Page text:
The Inca first emerged during the 12th century AD in the Andes region, slowly building a huge kingdom thanks to the military strength of their emperors. At its peak Tawantinsuyu, the Inca state, spanned the distance of today’s northern Ecuador all the way to central Chile, with a population made up of over 100 different ethnic groups of about 12 million inhabitants combined. They had well-developed agriculture and roadway systems, and even a centralized religion and language, which helped maintain an organized and unified state.
First appearing in today’s southeastern Peru during the 12th century AD, they began expanding their land holdings under the fourth emperor, Mayta Capac, but only really became the expansive power they did when the eighth emperor, Viracocha Inca, took control in the early 1400s. He had the military support of two uncles who were very good at their jobs, helping them defeat the Ayarmaca Kingdom in the south and take over the Urubamba Valley. Viracocha Inca also established the Inca practice of leaving military garrisons in conquered lands as a way of maintaining peace.
His son, known as Inca Yupanqui, also became known as one of the Inca’s most influential rulers, extending the kingdom even further. The geographical growth of Tawantinsuyu, the Inca State, meant there needed to be more strategic logistical considerations, and Yupanqui is accredited with being the first Inca emperor to order forced resettlement to make sure there wouldn’t be any uprisings from one ethnic group, as well as rulers being prevented from inheriting their predecessors’ possessions as a way on ensuring new leaders would conquer more lands and accumulate new wealth. Pachacuti Inca Yupanqui also focused on bolstering Cusco as the center of the empire, expanding the fortress that guarded the city and beginning an expansive irrigation project that channeled rivers and creating sophisticated agricultural terraces.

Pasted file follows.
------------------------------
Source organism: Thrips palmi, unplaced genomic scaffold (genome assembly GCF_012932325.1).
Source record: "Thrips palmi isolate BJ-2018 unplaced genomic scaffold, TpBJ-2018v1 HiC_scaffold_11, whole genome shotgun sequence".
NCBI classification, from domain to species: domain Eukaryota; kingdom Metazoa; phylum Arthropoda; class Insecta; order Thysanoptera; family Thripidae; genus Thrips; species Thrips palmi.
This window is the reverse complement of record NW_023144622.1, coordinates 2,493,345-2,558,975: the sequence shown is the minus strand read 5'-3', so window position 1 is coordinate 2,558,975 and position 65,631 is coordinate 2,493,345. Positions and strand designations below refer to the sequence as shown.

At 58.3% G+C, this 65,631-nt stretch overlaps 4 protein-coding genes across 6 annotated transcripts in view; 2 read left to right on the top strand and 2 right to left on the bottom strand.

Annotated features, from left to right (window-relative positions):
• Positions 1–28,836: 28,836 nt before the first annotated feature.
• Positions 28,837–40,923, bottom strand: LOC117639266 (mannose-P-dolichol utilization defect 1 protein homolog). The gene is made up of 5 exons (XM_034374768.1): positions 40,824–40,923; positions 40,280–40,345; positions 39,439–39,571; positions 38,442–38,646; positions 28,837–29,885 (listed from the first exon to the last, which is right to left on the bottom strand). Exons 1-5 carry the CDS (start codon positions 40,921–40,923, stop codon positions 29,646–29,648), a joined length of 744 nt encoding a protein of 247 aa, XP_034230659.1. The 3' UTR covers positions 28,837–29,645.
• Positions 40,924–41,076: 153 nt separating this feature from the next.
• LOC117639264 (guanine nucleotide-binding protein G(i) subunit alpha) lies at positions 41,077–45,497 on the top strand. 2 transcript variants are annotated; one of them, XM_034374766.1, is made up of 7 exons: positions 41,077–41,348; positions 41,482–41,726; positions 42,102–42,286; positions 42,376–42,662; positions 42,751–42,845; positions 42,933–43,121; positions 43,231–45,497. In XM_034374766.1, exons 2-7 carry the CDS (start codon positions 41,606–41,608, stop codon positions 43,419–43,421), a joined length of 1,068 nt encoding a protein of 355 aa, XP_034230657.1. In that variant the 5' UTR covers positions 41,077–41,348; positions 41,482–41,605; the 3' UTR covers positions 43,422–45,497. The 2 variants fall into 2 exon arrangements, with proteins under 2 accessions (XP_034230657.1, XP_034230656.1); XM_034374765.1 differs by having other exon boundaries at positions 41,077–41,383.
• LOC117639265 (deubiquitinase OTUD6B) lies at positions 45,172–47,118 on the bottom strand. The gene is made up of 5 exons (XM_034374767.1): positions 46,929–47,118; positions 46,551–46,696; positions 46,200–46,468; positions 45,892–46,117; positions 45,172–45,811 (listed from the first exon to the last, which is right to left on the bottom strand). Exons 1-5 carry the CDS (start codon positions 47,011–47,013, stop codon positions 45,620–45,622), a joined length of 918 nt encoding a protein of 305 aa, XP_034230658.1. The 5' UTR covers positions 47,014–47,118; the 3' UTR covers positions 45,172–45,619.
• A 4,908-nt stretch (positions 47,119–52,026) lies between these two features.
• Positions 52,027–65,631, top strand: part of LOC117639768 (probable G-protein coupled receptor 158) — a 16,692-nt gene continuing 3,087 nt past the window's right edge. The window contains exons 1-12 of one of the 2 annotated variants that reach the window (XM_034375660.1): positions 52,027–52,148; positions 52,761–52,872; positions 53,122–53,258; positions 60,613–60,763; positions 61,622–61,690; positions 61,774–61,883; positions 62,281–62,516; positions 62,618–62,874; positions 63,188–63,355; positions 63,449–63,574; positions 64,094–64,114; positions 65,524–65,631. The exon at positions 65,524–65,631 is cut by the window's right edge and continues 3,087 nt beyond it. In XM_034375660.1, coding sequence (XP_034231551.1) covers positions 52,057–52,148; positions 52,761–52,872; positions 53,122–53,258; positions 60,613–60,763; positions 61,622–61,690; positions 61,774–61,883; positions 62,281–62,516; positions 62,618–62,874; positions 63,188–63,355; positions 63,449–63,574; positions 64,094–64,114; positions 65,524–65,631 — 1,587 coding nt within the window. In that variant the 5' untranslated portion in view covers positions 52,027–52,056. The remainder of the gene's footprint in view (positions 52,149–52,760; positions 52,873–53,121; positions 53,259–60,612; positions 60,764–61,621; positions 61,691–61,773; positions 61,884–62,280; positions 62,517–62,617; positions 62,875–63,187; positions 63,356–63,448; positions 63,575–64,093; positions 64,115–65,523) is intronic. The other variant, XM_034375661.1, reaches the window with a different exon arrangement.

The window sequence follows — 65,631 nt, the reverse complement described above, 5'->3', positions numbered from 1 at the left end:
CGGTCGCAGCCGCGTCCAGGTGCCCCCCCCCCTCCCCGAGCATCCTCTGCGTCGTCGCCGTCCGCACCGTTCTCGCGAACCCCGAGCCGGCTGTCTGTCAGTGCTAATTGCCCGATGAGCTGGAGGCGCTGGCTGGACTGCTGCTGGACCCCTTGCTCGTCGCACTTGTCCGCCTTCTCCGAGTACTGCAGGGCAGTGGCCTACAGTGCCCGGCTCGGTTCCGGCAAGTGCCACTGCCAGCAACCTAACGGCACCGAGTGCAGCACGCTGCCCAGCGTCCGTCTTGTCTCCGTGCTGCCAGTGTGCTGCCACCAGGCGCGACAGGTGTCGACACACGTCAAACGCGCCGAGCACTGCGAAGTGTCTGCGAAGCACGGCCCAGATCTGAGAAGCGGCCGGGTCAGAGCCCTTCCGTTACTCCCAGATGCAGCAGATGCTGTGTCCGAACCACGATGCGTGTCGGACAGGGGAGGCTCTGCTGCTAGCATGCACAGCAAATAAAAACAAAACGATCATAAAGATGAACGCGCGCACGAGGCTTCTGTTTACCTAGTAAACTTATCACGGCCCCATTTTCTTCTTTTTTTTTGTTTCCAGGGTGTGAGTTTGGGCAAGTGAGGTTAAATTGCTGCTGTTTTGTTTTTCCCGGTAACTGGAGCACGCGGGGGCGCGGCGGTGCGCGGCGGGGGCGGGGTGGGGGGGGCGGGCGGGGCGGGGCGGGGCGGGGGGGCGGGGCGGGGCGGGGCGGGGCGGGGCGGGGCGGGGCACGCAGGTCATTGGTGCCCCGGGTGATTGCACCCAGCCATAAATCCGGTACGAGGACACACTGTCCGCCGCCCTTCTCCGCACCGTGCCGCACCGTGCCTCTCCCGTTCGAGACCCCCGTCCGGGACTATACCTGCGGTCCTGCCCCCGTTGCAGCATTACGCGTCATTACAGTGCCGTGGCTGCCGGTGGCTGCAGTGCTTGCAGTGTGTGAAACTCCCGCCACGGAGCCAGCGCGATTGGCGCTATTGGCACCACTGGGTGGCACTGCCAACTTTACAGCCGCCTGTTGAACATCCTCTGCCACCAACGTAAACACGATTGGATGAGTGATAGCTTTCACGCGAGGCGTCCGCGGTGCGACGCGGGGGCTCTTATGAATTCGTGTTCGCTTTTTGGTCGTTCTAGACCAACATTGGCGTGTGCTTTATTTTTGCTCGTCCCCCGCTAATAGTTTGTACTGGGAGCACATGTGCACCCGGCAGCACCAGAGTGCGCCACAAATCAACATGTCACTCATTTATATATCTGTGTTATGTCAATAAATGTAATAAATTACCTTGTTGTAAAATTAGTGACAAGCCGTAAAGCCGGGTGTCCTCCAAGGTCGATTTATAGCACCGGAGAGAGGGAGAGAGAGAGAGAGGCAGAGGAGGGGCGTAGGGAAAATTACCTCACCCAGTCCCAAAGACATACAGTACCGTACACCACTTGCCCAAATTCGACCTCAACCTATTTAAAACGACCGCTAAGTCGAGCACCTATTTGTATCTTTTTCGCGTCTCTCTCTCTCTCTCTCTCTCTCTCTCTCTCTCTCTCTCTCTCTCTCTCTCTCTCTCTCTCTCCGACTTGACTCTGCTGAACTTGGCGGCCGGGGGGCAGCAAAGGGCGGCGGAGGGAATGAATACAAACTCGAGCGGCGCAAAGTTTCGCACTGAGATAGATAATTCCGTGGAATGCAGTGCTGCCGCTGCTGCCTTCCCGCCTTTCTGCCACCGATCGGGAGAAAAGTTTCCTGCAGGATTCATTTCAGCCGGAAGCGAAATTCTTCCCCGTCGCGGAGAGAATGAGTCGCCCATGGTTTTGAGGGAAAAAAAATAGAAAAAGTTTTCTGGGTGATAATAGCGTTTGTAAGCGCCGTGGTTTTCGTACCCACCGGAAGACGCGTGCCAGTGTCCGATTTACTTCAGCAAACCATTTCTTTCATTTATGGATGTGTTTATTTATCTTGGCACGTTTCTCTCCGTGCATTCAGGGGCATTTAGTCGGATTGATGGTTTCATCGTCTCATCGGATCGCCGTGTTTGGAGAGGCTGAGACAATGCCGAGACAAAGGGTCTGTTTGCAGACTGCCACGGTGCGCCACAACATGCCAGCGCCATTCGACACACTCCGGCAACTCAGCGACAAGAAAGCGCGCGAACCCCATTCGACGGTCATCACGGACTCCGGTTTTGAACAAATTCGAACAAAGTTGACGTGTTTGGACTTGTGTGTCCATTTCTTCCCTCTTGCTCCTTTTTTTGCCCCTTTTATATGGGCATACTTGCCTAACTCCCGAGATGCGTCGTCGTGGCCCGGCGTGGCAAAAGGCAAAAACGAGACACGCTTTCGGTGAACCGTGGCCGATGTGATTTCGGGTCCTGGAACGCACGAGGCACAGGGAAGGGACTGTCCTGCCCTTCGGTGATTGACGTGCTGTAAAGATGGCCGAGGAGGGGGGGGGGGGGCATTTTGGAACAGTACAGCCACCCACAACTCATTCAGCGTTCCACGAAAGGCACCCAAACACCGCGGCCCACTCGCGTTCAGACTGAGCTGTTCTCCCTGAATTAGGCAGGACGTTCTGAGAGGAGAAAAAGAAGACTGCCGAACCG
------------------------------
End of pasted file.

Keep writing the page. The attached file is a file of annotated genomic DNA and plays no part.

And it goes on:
Trained storytellers passed the mythology and culture through successive generations, and the only written accounts of the Inca were composed by outsiders. The Inca religion focused on a number of gods, with impressive shines built around the kingdom, including a massive Sun Temple in Cusco measuring a circumference of more than 1,200 feet. Powerful priests were the ones to go to in order to diagnose illnesses, and even solve crime and predict the outcomes of warfare.
By the late 15th century, the arrival of Spanish explorers were already triggering the collapse of the Inca state, when they brought with them alien diseases such as smallpox, wiping out a large part of the population, and around 1525 the then emperor Huayna Capac and his chosen successor were killed. This sparked a civil war between those battling for power. The Spanish had heard about the wealth of the Incas and eventually overpowered them with their superior weaponry, and in late 1533 easily conquered Cusco. Machu Picchu, discovered in 1911, by archaeologist Hiram Bingham, reflected the power and capabilities of the Inca State.